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On White Supremacy and Dylann Roof

by Irene Brogdon

On June 17, 2015, a white supremacist named Dylann Roof entered an African-American church in Charleston with the goal of starting a race war. Before gunning down nine people attending a Bible Study at the church, Roof explained, “I have to do it. You rape our women, and you’re taking over our country. And you have to go.” Roof was arrested the next day following a police manhunt, and quickly admitted to the murders.

As law enforcement looked into the shooting, they found a website and manifesto Roof had created, detailing his belief that increasing diversity in the United States would lead to the “extinction” of whites and violent actions were necessary to stop this from happening. If there had been any doubt before, it quickly became clear to investigators that the shooting was a racially motivated hate crime.

Unfortunately, Roof is not alone in his racist ideologies. Rather, he is the product of the United States’ long history of white supremacy. White supremacy began in the early 1800s as a reaction to the newly begun abolitionist movement. Since then, the ideology has evolved into many subgroups with different sets of beliefs, but the core principles are the same: that white people are culturally and genetically superior to other races, that whites thus deserve to be separated from other groups, and that whites should have command over other groups. Although self-aware, violent racism–the type that motivated Roof to murder nine people–is much rarer today than it was fifty years ago, white supremacists still have a remarkably strong presence in some parts of the country. In the United States there are about 892 active hate groups, and experts say that there are many more white supremacists unaffiliated with any group.[1]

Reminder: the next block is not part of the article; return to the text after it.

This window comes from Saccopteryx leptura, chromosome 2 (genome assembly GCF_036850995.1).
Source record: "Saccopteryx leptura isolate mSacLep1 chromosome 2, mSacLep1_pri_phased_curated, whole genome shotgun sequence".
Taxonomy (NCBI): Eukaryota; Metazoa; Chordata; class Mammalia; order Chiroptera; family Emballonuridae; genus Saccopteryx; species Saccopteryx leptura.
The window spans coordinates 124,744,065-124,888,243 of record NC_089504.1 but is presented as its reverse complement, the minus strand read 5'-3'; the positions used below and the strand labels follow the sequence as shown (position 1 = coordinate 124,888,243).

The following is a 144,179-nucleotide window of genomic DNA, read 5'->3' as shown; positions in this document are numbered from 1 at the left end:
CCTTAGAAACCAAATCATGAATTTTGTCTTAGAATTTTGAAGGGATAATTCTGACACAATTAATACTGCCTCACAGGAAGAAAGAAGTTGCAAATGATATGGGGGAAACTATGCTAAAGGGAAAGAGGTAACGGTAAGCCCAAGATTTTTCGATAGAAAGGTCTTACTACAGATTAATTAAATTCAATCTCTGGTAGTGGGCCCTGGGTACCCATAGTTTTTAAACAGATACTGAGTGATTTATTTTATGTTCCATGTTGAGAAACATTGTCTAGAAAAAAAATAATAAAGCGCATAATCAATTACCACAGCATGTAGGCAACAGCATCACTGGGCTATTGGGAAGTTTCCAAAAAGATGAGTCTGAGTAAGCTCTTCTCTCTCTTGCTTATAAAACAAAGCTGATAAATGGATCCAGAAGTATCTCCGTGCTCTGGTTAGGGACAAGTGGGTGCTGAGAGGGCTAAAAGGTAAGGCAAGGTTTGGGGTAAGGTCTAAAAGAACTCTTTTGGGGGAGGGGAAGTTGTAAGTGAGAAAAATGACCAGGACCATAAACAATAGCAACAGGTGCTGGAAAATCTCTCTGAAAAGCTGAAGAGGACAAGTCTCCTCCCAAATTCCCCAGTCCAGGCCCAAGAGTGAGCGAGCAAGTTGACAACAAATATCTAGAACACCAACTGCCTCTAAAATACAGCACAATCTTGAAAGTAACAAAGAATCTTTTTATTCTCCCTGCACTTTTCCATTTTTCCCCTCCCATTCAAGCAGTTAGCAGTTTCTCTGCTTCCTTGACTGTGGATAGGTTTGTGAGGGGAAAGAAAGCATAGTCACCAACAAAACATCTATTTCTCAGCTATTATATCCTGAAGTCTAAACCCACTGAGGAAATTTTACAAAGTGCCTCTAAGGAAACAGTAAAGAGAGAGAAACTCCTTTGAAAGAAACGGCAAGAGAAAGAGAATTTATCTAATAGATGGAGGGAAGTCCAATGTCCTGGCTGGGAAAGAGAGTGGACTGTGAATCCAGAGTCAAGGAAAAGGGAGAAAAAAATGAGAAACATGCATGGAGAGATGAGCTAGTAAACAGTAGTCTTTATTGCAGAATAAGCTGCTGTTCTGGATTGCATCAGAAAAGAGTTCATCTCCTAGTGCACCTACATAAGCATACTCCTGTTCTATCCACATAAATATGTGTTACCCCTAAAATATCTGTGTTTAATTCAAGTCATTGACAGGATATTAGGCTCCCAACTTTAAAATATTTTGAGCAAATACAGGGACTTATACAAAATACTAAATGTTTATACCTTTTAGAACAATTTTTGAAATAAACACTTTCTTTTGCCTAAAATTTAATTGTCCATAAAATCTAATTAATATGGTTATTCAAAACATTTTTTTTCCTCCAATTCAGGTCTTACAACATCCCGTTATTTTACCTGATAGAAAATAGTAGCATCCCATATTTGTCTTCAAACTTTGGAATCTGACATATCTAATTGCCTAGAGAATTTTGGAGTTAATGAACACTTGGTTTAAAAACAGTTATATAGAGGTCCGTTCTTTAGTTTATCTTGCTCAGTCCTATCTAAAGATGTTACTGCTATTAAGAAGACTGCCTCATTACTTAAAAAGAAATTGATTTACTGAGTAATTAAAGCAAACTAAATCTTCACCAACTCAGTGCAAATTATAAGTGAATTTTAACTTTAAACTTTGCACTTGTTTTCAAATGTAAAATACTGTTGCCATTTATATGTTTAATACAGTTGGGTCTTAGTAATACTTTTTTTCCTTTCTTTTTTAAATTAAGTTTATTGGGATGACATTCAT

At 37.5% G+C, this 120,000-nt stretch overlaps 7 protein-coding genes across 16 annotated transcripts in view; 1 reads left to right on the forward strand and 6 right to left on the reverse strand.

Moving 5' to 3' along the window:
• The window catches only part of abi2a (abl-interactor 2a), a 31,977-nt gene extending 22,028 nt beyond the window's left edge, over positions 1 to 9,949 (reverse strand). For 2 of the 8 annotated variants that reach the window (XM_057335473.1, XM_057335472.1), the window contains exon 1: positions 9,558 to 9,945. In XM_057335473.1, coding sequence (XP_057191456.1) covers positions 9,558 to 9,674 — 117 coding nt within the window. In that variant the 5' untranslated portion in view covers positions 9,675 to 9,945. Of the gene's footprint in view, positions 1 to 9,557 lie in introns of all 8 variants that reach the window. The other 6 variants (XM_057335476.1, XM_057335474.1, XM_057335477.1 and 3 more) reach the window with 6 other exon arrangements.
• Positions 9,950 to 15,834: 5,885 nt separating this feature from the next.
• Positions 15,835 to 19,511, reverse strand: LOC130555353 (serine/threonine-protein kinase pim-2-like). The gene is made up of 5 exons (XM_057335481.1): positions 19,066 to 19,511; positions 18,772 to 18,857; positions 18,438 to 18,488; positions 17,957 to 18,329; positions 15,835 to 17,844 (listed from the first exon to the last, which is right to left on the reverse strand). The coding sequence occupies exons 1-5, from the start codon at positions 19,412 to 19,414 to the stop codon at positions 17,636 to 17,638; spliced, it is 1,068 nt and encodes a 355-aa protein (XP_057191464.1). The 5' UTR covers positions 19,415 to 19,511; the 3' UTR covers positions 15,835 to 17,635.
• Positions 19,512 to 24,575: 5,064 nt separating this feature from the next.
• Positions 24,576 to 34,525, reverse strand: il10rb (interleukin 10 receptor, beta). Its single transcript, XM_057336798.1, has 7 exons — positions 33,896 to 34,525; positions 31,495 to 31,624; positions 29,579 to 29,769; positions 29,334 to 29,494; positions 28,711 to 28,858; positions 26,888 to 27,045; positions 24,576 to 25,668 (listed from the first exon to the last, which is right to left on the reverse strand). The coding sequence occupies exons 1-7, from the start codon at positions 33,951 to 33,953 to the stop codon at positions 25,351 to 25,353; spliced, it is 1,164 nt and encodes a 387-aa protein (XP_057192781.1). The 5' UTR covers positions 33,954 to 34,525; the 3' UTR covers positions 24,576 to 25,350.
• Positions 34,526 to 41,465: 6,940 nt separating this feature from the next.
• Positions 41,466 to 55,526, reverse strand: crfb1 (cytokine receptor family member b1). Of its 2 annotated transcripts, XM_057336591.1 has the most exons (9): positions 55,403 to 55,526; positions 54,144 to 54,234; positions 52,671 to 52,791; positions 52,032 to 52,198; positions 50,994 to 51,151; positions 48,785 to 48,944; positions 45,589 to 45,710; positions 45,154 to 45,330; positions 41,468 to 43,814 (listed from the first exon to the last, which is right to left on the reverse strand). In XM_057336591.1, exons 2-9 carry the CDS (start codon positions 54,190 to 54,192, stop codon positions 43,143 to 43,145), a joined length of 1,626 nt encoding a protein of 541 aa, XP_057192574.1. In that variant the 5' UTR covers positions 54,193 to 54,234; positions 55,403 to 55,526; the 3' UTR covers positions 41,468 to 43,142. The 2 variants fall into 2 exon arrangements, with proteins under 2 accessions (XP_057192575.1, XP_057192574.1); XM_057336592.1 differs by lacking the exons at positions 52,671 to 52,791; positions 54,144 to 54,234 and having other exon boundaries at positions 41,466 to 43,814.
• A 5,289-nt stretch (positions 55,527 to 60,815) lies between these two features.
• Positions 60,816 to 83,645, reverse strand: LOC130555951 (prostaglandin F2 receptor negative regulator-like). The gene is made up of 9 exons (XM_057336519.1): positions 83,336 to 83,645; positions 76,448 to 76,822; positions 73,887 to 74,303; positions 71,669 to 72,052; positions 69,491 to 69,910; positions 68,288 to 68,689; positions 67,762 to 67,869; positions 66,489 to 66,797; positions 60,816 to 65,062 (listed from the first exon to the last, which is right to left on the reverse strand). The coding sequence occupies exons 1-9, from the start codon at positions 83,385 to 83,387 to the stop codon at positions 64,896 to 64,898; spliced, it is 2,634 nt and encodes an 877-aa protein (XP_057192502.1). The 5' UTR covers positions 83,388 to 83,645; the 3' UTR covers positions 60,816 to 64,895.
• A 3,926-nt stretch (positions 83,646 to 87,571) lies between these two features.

The good news is this: as the number of new recruits shrinks and leaders age, many hate groups are falling apart. Even the election of President Barack Obama, the first African-American president, did not lead to a spike in the number of white supremacist groups or new members.[2] And meanwhile, activists nationwide continue to combat racism in the United States and fight for racial equality.

Commentary by Bernice Arricale

It can be almost impossible to comprehend how sane people can espouse an ideology like white supremacy (aka white nationalism, aka alt-right) in 2018. Rage, fear and fierce opposition can feel like the only reasonable responses. It is easy to dismiss Dylann Roof as a seriously misguided and mentally compromised young man, who believed he was a soldier in a righteous war. But against all logic, these extremist groups persist. Here’s a challenge: Can you imagine what a sane white supremacist might be afraid of? What might they be experiencing that could explain (not excuse) some of the rhetoric they use? Do you think listening and attempting to understand them help to bridge the divide? How do we solve this persistent problem?